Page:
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Uncommon Sense : Investment Wisdom Since the Stock Market's Dawn - Michael Kemp

Uncommon Sense

Investment Wisdom Since the Stock Market's Dawn

By: Michael Kemp, Scott Pape (Foreword by)

Paperback Published: 9th October 2015
ISBN: 9780730324249
Number Of Pages: 368

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Question everything – and become a better investor in the process

Uncommon Sense takes readers on a four-century journey; from the dawn of public share ownership (in 1602) right up to today. But this is not simply a history book. It's a book for serious investors. Along the way it reveals the fascinating stories, the market characters and the important financial developments that have sculpted the thinking behind the value investor's craft. Blended throughout the narrative Kemp delivers an array of interesting anecdotes and rock solid logic regarding what works when investing in the stock market, what doesn't, and why.

Early in the 20th Century, Charles Dow remarked of Wall Street Operators that 'the more they actually know, the less confident they become.' Continuing in the tradition of that simple, elegant statement, this enlightening and entertaining book will have you thinking, acting and succeeding on your own in your investment endeavours.

  • Learn to question conventional wisdom at every turn and develop a healthy skepticism as you plan your own investment strategies
  • Develop a rich understanding of the stock valuation process
  • Discover the methods that have been used by successful investors from the dawn of the modern stock market (in 1602) right up to today
  • Learn how to interact simply and successfully with markets that are vastly complex and largely inexplicable

Uncommon Sense will have you questioning and doubting much that's stated about stock market investing, then developing your own winning strategy based on reason and understanding.

About the Author

MICHAEL KEMP has worked as a corporate financier in Australia and overseas. He is the author of Creating Real Wealth.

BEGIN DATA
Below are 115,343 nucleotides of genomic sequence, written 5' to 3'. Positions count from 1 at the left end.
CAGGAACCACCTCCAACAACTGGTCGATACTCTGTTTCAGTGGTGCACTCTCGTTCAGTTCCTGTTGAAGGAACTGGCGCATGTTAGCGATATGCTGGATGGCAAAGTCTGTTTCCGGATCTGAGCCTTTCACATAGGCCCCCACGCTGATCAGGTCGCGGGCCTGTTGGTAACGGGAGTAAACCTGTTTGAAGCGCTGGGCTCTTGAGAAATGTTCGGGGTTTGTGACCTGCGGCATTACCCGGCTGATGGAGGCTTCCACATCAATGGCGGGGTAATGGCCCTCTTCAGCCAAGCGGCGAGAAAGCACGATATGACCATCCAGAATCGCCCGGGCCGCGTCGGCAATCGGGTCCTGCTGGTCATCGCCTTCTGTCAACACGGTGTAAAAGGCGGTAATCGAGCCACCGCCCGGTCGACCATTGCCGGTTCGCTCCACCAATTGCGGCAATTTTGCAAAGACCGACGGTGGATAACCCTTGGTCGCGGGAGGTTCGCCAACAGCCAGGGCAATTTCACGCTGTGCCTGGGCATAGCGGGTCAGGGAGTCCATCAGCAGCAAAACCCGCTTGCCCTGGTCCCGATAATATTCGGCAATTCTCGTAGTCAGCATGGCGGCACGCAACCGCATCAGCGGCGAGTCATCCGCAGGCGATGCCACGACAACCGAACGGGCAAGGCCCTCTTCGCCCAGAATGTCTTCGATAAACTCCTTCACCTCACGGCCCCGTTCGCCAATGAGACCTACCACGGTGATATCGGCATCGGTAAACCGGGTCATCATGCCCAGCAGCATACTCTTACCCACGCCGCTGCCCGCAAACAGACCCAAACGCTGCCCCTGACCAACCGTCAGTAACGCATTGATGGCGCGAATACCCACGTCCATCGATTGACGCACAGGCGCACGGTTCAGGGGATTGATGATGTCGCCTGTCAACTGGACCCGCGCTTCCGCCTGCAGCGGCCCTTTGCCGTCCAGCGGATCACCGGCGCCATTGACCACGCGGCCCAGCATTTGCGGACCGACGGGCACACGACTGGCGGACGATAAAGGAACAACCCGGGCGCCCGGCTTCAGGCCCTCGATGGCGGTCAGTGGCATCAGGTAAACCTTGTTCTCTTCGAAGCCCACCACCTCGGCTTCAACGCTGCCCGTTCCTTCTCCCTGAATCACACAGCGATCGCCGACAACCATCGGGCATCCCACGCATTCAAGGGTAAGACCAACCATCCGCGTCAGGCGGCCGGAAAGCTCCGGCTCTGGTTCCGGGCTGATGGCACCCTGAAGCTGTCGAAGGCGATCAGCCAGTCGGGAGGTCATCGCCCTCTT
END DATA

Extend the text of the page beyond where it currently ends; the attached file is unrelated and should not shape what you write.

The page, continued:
WRITE A REVIEW

This is a very interesting read.

4

This resource is great to plan and get your finances and future under control

WA

true

Very disappointed

1

The book rubbishes every stock method, picking format around some with very good reason others only loosely, but doesn't really give any answers other then some views of B Graham and Buffet. I was very disappointed with it nothing like I'd expected, can't recommend it to anyone. Shame you can't return it.

nsw australia

false

Anyone interested in investment markets should read this.

4

This book has really sound, logical advise/comment backed up with research from high quality and varied sources. Most is easy to read, but other sections required more thought and research to understand. I like the fact that it challenges investment ideas and requires deeper thought/analysis of the sections that ordinary investors (as against financial analysts) may never understand. I keep picking it up to check/reread sections. After reading this I realised how much bad/biased information I had been fed over the years from the investment industry.

Hobart Australia

true

Well researched and written.

5

Excellent reference for those wanting to further their knowledge of the stockmarket.

Melbourne, Australia

true

Best Investment book

5

I reread his first book which I enjoyed better the second time and find this one even better. It does go against some common ideas about investing but it helped me learn what are the most important things to do as an investor. He also talks about what is true wealth.

Sydney

true

Uncommon Sense

3.8 5

80.0

Foreword ix

About the author xi

Acknowledgements xiii

Part I: The limits of reason 1

0.9 Start thinking for yourself 3

1. The Pied Piper 9

2. The art of prediction 21

3. Why economics will never be a science 29

4. Forecasting the stock market 35

5. Does the stock market forecast the economy? 49

6. Can charts predict? 55

7. Market timing 65

8. Are computers the answer? 85

9. The efficient market hypothesis 97

10. Trader or investor? 107

11. Realistic expectations of returns 119

Part II: Stock screens and value metrics 125

12. Where to start: stock screen or triad of analysis? 127

13. Don’t accept the PE ratio at face value 135

14. Earnings growth isn’t always a good thing 145

15. Why do price to book ratios vary? 153

16. Selecting stocks by dividend yield 159

Part III: The genesis of stock valuation 167

17. It all started in Europe 169

18. Time to cross the Atlantic 185

19. The adoption of financial reporting 199

20. The modern era 209

Part IV: ‘Calculating’ value 215

21. Intrinsic value and market price 217

22. Earnings and earnings growth 231

23. The discount rate 245

24. The formulae 265

Part V: Beating the stock market 277

25. The Durant-Dort Carriage Company 279

26. Searching for numeric constants 283

27. The human constant 291

28. Coin-flipping orang-utans (my first trips to Omaha) 297

Appendix A: Why book value differs from economic value 309

Appendix B: Debt analysis 311

Glossary 317

References 321

Bibliography 331

Index 337

ISBN: 9780730324249
ISBN-10: 0730324249
Audience: General
Format: Paperback
Language: English
Number Of Pages: 368
Published: 9th October 2015
Publisher: John Wiley & Sons Australia Ltd
Country of Publication: AU
Dimensions (cm): 23.0 x 15.2  x 1.8
Weight (kg): 0.53
Edition Number: 1